The Farm Service Agency (FSA) began issuing farm program payments for the 2019 program year after October 1, 2020. Although payments for ARC-CO and PLC were quickly issued in early October, payments for ARC-IC are being processed separately, and those payments are currently being processed on an individual basis. Timing will vary by county. Farmers who enrolled farms in ARC-IC based on estimates earlier in the year can calculate actual 2019 payments using the 2018 Farm Bill What If Tool found in the farmdoc Farm Bill ToolBox. Knowing what the payment will be can aid farmers in cash flow planning as year-end approaches.
For 2019, ARC-IC makes payments when 2019 farm revenue is below a farm guarantee (see farmdoc daily, February 4, 2020, January 7, 2020, and October 29, 2019 for more information on ARC-IC). The farm guarantee was known prior to the farm program selection deadline because it is based on farm yields and prices from 2013 through 2017. MYA prices for these years are already entered into the Farm Bill What If Tool. Actual FSA farm yields as turned in to FSA on form CCC-863 when enrolling in the ARC-IC program can be entered into the tool for each crop on each farm enrolled in the program.
Farm revenue equals 2019 farm yields times 2019 market year average (MYA) prices. Again, farm yields are the yield as reported to FSA for each crop on each individual FSA farm. This was also turned in to FSA on form CCC-863. Actual farm yields for 2019 were known at the time of sign-up and could be used in estimating payments. Only 2019 MYA prices were unknown at the time. In a February 11, 2020 farmdoc daily article presenting strategies for ARC-IC, 2019 MYA prices were expected to be $3.85 per bushel for corn and $8.75 per bushel for soybeans. As is now known, prices were negatively influenced by the coronavirus pandemic and control measures in the last half of the marketing year and actual MYA prices were lower than projected in February. The MYA prices for the 2019 marketing year were finalized and released in September at $3.56 per bushel for corn and $8.57 per bushel for soybeans. Farmers should now use these actual MYA prices to calculate ARC-IC payments for 2019.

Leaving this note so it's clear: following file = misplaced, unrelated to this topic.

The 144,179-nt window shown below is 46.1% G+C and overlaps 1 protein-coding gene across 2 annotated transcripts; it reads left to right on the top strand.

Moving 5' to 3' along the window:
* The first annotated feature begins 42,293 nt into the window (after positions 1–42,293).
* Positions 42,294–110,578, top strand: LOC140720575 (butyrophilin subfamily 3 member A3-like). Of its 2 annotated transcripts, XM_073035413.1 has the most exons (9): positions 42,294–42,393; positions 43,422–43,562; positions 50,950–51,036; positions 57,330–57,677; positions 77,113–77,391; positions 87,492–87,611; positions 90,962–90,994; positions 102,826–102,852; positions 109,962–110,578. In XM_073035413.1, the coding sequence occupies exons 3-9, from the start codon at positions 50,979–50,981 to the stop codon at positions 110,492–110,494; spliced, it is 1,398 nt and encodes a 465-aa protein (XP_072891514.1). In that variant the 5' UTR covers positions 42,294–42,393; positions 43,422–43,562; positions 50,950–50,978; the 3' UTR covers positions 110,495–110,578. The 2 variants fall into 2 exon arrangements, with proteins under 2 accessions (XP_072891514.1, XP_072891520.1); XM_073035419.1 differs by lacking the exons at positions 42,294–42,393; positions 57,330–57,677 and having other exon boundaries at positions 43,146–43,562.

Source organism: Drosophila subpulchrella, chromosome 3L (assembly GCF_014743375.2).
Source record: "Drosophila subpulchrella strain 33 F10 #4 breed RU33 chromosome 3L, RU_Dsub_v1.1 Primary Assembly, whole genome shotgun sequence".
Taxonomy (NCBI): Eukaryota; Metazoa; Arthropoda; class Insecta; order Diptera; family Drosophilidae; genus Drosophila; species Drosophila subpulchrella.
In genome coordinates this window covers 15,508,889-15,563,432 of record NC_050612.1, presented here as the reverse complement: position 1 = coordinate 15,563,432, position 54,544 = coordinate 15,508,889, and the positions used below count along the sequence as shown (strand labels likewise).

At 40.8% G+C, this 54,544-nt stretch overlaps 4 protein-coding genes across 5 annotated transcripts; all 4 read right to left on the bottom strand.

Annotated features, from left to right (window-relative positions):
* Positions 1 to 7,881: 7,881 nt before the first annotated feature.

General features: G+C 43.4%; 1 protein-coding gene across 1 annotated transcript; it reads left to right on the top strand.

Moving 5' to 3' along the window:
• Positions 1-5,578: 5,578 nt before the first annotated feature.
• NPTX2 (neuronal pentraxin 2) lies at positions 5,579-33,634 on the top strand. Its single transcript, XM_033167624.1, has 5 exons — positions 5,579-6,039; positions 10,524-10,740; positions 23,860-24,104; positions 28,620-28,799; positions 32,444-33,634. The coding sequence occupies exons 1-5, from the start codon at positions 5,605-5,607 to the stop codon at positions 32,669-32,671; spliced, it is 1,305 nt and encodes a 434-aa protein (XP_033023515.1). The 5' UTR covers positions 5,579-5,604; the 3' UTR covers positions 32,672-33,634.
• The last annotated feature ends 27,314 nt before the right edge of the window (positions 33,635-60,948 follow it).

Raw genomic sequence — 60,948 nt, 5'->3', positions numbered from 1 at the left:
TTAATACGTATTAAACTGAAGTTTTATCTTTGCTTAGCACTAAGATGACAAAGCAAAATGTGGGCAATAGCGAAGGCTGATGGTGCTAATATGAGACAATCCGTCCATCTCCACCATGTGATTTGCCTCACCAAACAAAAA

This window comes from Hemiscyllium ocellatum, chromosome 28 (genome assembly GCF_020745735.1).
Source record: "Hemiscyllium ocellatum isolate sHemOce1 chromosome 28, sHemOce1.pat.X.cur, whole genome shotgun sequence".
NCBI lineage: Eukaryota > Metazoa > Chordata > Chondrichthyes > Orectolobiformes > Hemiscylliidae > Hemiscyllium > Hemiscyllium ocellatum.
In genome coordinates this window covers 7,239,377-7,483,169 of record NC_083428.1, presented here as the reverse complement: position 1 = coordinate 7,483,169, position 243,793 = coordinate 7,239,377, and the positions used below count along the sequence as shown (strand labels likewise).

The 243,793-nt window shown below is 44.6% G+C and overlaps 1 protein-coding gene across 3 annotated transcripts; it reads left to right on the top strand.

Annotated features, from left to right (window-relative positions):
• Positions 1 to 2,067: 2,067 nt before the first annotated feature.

The decline in MYA prices will widen the difference between actual 2019 revenue and the benchmark revenue. In some situations, this will result in an increase in the payment amount, but not in situations where the maximum payments had already been reached. ARC-IC payments are limited to a maximum payment of 10% of benchmark revenue (see farmdoc daily, February 4, 2020).
Consider a farm with an ARC-IC benchmark revenue of $810.02/acre. The farm is based in Sangamon County and had 2013 to 2017 corn yields ranging from 226 to 250 bushels per acre in years planted and soybean yields ranging from 72 to 78 bushels per acre in years planted. In 2019, the 100 planted acres were divided evenly between corn and soybeans and both crops produced considerably lower than normal yields at 180 bushels per acre for corn and 55 bushels per acre for soybeans. With the February MYA price estimates the farm revenue was $587.13 per base acre, falling $109.49 per base acre lower than the benchmark guarantee. The payment was limited to $52.65 per base acre due to the 10% payment limitation and ARC-IC only paying on 65% of base acres ($810.02*10%*65%). When MYA price is lowered to the actual 2019 MYA prices, the farm revenue drops to $556.08 per acre, but the payment rate remains at $52.65 because the farm was already receiving the maximum payment.